When Things Go Wrong in the Best Possible Way: Motherhood

My plan was simple. I was going to become a photographer for National Geographic, travel the world, have great affairs. Finally, at 40-years-old, I would have a daughter with my most clever lover.

That didn't happen.

Instead, I married my high school sweetheart and had my daughter when I just 22. We moved back to a suburb outside of Olympia, Washington where I took a job as a secretary and grew increasingly depressed with my unremarkable trajectory with each inch of expanded belly.

Then my daughter was born. Instant alchemy.

Just a single week of holding her in my arms and the understanding that I am the most powerful force in her life sunk into my consciousness. All kinds of glorious revelations flowed forth.

What kind of life do I want for my daughter? I want her to live her dreams, to bravely pursue her passions and interests freely.

If I am the most powerful force in her life, and the best example she has of a life a woman can lead, I must live to my fullest capacity.

I started doing the things that I would want my daughter to do. I admitted my greatest dream. (To, gulp, be a writer!) I re-enrolled in a four-year college and majored in writing, career opportunities be damned. The very month I graduated, I moved my little family overseas to live in Japan. If travel was what I wanted, then no excuse should keep me from packing my bags and boarding the plane.

I don't expect her to do exactly as I have done. I expect her to do exactly as she wants to do.

When I was pregnant, pitifully employed and ghosting the same strip malls of my youth, despair oozed my from very being. How lucky that her arrival gave my life the driving meaning I required to kick-start my own adventure-filled life.

She's twelve now, and the most amazing person I've ever met. We're in Mexico where I spend my mornings completing the revisions of my novel, and our afternoons exploring together. When I think back to that simple plan I constructed when I was 16, I laugh. How little it was. How much bigger and better this life has become.

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10 years ago

I love you, Kels. You are the coolest mom ever.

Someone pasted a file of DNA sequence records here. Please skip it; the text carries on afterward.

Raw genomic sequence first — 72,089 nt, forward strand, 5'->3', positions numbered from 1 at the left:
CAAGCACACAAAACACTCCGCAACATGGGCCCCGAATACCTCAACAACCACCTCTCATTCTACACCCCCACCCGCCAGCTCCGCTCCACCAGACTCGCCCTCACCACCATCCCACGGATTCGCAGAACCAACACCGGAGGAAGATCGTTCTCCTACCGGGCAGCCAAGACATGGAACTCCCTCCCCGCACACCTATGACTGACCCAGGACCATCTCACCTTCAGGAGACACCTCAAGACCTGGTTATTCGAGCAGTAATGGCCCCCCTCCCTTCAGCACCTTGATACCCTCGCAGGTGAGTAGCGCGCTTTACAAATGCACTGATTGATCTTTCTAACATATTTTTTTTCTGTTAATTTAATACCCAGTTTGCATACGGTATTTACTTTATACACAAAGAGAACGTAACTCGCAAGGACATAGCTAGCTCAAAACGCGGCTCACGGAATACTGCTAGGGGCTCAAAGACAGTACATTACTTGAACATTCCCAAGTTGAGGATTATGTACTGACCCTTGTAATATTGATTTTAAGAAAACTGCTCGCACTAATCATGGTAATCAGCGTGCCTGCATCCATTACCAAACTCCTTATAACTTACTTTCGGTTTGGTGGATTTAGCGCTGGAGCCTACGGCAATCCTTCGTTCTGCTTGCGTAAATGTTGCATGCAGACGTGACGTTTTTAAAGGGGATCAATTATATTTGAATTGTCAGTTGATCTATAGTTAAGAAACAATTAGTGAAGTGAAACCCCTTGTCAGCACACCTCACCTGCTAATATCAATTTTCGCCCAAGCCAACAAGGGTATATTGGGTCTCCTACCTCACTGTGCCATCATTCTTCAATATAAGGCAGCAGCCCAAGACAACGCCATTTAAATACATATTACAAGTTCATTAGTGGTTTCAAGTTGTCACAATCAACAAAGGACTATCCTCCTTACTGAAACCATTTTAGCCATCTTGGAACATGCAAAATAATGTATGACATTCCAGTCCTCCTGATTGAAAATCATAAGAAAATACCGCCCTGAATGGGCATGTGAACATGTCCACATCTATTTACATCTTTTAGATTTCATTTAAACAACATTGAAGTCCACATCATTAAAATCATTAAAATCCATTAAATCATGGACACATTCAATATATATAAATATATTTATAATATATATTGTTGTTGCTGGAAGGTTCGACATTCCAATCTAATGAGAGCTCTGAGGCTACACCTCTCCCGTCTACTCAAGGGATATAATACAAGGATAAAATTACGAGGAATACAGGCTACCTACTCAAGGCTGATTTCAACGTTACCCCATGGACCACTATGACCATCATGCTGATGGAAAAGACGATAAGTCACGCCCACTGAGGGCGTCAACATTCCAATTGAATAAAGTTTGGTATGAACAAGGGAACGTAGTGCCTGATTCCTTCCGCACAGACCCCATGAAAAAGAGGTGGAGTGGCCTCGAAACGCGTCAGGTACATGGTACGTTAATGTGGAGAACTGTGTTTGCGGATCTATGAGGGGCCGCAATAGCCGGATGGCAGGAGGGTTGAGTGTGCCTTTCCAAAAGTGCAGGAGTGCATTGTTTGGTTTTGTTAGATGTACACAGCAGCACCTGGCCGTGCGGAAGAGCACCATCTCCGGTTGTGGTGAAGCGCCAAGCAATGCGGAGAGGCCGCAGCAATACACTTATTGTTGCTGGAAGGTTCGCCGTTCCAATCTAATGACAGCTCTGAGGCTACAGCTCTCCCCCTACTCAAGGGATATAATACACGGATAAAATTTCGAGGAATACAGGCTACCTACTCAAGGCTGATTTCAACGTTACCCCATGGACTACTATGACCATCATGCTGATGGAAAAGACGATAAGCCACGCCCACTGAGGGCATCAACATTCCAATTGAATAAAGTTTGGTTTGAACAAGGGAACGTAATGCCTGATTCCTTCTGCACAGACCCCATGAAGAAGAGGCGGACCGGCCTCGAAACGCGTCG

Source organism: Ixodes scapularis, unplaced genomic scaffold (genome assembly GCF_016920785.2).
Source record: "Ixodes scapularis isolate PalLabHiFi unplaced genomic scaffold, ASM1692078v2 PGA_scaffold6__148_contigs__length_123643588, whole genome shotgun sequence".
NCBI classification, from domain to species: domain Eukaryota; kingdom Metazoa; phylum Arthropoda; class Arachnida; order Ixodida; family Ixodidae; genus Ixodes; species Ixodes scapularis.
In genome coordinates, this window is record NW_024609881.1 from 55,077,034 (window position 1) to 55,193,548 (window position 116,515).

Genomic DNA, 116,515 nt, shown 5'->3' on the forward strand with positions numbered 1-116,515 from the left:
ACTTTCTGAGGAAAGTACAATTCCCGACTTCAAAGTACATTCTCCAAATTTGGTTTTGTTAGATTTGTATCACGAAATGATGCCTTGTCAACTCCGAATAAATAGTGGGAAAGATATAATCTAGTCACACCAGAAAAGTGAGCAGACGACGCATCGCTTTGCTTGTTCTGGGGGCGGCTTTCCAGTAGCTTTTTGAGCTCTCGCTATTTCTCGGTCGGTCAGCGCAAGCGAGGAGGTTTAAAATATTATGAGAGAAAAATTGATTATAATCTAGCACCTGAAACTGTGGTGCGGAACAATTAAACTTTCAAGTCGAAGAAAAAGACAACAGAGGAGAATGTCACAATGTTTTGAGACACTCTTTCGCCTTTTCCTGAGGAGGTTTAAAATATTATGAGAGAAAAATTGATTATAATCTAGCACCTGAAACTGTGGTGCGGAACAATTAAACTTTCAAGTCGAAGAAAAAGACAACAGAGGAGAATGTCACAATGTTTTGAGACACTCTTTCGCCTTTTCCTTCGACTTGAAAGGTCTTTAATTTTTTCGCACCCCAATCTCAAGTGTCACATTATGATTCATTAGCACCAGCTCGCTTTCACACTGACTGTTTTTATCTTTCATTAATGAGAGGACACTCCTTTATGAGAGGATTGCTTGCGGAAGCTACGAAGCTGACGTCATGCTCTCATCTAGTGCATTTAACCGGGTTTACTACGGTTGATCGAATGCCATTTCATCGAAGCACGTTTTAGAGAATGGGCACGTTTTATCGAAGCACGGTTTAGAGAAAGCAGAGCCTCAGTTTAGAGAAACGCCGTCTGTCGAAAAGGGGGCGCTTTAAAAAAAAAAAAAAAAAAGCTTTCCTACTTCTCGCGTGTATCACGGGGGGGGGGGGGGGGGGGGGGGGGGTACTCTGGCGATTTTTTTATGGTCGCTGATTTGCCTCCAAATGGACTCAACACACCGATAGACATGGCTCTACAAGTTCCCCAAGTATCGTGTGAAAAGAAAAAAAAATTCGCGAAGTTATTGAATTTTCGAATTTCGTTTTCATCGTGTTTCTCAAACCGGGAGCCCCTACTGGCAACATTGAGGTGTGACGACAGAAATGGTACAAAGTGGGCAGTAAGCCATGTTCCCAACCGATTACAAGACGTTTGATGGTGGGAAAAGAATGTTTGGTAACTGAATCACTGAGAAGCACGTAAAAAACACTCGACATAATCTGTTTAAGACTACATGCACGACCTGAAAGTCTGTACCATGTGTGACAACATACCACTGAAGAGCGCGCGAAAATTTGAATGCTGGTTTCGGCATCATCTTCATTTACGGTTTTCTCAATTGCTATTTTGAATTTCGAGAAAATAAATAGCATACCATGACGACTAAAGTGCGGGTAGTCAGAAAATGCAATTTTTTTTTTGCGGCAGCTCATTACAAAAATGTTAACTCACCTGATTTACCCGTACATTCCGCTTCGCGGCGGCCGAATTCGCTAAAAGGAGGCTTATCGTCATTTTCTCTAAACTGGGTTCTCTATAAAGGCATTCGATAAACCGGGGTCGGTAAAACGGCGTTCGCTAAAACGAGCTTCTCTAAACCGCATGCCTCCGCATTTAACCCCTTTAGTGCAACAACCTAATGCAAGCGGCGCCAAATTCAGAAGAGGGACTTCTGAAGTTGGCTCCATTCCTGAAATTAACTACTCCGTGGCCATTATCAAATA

Colin Macduff

10 years ago



10 years ago

As a mom I relate to this post in a very positive way. I have a son and a daughter and have learned much from both, from having both. With my daughter I feel as you do. I want her to do what she wants and dreams to do with her life. I feel that with my son as well. Most people think its easier for men to live their dreams, because they're men. But it isn't. It's just as hard, and just as easy to encourage them to live their lives as they see fit. Very lovely post. Thanks for sharing and I love the photo! Don't know if you're participating but I'm doing the #atozchallenge2014 ( http://www.a-to-zchallenge.com/ ), and I'm a member of the IWSG (Insecure Writer's Support Group http://www.insecurewriterssupportgroup.com/ ), if you care to look either of these up!

Karen Lynne Klink

10 years ago

Thanks for following me on Twitter. I came so close to being you when I was in college, but went the other direction—no child. Didn't get the writing bug until my early 60s, though I have been writing and editing nonfiction most of my life.

As to your story opening, I like the first line of the first opening best. It grabs the reader, leaves one wondering and wanting more. I suggest you join Critique Circle on line for more help. It's a wonderful place to submit your work, get critiques and learn more about writing fiction along the way. #MyWANA (We Are Not Alone) is another great place to hang out and get the support of other writers.